There is a wonderful site at http://www.y-str.org with many good tools for Y DNA and autosomal DNA that run as programs on your PC plus a cool ISOGG Y tree add-on for the Chrome browser. My specific interest at the moment is figuring out which Y SNPs are already tested by 23andme so as not to test them again at FamilyTreeDNA since my Dad has kits at both places. I blogged about how to do that manually back in February, but now there is a program that will do that for you. However it took me a while to figure out how to do what I wanted from the instructions given, so I will do a step-by-step tutorial in this post in order to remember what I did.
First download your raw data from 23andme by going to the “Browse Raw Data” Page which is listed in the menu that appears under your name on the top right. Then on the raw data page click on “Download” in the second top bar on the right hand side. This takes you to a page with various warnings and requires that you reenter your password as well as the answer to your secret question before it starts the download.
Save the download file somewhere that makes sense for you. I have a folder called RawData in the folder DNA that I use. Once the raw data file is downloaded, you will need to unzip it before using it with the various tools. To unzip in windows all you need to do is open a file explorer window (a manila envelope is the icon) and then right click on the file name to get a little menu that includes “extract all” which is the one to click.
Now go to http://www.y-str.org/2014/04/23andme-to-ysnps.html and download the program which turns the Y SNPs from your 23andme raw data file into the names in ISOGG format.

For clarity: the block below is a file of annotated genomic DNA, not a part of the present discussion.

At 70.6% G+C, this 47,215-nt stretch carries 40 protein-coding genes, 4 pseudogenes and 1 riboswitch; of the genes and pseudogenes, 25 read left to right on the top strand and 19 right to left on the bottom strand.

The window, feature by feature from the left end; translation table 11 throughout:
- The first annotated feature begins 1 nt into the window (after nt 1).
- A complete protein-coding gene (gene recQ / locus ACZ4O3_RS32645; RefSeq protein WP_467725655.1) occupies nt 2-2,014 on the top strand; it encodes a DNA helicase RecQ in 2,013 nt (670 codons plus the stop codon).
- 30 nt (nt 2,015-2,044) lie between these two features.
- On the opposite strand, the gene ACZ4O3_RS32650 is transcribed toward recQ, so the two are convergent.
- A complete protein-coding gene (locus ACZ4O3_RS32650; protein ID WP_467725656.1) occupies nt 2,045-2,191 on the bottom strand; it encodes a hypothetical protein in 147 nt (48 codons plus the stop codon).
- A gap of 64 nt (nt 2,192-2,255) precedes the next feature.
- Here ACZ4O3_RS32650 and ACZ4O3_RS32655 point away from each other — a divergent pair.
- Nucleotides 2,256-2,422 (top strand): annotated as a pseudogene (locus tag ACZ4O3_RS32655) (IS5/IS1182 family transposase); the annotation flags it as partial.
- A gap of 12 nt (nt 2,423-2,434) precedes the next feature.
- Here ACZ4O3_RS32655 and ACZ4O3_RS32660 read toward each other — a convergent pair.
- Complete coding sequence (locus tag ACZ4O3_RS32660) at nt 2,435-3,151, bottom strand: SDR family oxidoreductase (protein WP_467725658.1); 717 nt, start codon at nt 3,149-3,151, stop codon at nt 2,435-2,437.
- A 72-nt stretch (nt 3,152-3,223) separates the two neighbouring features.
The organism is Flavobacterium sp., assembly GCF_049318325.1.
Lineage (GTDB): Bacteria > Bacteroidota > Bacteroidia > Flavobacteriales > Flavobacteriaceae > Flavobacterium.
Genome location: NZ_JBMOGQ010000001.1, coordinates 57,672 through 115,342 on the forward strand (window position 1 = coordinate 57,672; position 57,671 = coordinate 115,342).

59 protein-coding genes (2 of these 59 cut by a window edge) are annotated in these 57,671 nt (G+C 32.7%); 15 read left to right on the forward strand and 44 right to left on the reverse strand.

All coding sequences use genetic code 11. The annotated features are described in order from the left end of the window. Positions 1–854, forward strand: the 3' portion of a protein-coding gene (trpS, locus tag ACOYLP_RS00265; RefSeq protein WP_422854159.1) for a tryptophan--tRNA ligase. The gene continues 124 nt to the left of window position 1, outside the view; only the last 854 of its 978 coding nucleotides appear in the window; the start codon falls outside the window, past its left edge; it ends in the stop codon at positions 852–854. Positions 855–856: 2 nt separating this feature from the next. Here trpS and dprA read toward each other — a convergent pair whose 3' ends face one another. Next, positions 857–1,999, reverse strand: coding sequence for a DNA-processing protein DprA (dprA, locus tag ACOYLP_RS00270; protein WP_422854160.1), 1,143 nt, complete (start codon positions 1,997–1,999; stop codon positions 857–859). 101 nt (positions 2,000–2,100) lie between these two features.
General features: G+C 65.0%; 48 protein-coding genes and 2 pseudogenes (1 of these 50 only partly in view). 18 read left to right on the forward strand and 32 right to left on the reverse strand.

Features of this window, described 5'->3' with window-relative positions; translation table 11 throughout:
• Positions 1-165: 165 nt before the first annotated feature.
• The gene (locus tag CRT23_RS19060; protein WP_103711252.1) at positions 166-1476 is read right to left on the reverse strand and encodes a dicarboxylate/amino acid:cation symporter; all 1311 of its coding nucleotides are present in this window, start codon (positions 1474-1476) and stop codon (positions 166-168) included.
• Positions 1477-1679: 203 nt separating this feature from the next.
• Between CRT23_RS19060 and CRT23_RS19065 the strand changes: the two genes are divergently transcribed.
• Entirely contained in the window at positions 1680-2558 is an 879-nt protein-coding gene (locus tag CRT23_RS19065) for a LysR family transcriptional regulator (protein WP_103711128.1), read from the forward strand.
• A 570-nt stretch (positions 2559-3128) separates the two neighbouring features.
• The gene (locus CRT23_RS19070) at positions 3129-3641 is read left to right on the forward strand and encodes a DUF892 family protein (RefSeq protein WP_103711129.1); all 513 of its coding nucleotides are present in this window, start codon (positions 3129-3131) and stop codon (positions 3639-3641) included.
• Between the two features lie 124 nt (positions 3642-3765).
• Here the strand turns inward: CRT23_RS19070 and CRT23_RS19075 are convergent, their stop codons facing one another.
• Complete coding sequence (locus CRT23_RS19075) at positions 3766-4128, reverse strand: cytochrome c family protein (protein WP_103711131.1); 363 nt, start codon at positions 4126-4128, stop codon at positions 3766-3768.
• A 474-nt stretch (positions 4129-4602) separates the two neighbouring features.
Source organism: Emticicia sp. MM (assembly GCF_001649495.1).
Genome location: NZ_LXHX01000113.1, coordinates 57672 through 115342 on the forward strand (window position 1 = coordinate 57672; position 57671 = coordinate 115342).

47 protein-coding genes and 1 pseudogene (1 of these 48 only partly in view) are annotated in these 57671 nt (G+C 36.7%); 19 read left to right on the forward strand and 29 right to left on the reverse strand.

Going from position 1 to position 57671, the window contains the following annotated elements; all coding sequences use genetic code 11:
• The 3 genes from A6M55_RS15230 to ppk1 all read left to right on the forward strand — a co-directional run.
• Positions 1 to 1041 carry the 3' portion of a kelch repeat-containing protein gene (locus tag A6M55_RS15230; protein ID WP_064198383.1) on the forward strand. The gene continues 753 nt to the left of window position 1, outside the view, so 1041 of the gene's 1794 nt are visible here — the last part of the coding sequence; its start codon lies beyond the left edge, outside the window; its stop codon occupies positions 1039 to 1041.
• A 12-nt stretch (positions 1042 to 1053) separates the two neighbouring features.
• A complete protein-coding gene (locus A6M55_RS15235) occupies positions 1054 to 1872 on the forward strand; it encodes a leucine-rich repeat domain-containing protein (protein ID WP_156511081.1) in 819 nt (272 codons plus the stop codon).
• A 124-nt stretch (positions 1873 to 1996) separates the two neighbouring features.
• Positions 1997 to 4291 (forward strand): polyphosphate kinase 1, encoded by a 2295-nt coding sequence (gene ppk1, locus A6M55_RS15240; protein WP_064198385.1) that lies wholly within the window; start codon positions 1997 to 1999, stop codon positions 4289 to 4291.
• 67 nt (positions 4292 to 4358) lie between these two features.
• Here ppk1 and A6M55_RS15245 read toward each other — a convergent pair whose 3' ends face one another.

When you run this program on your PC you get a little window. Click on “File” in the upper left and then the menu item “Open 23andme raw-data.” Use the file box that comes up to find the unzipped text file from your raw data download. Then it will translate the data into ISOGG named SNPs as in the image on the left. Now click on “File” again and then “Save Y-SNPS.”
Now you have a text file of the SNPs which you can use with the chrome add-on to see where you fall in the current ISOGG tree. This new file can be opened with notepad or wordpad. Click on it in the file explorer in order to open it and have the data handy for the next step.
To get the chrome add-on go to this page http://www.y-str.org/2014/04/isogg-y-tree-addon-for-google-chrome.html and click on the words in red “Install: ISOGG AddOn Chrome AddOn” (or click it here).
Once you have installed the ISOGG add-on, you need to put the Y SNP data you created above into the options for the add on. To do that you need to click on the three red lines at the far top right of your chrome browser and then in the resulting menu click “Tools” and then “Extensions.” This will show a list of your extensions, the ISOGG one looks like this:
Click on the blue “Options” to get to the page where you input the Y SNP data. You can input the data from up to 10 kits there. Using the edit menu in your notepad that has the Y SNP data open you can select all and then copy all in order to paste it into the box for your kit on the options page for your add-on.
Once you have the Y SNP data loaded, you can go to your section of the ISOGG Y tree to see your tested SNPs highlighted. The URL is http://www.isogg.org/tree/ then click on the letter for your haplogroup, for us it is R. On the page for your haplogroup you will see lots of new stuff. First there is a select kit dropdown box on the top left. Then every SNP that has been tested by 23andme is shown in green if it is positive and orange if it is negative. Note the options button, this is a quicker way to get to the options page for the ISOGG add-on.
In our case the SNPs indicate R1b1a2a1a
Next to look at my brother…
Thanks to user Axel on 23andme, who pointed out a thread about these tools in the community there.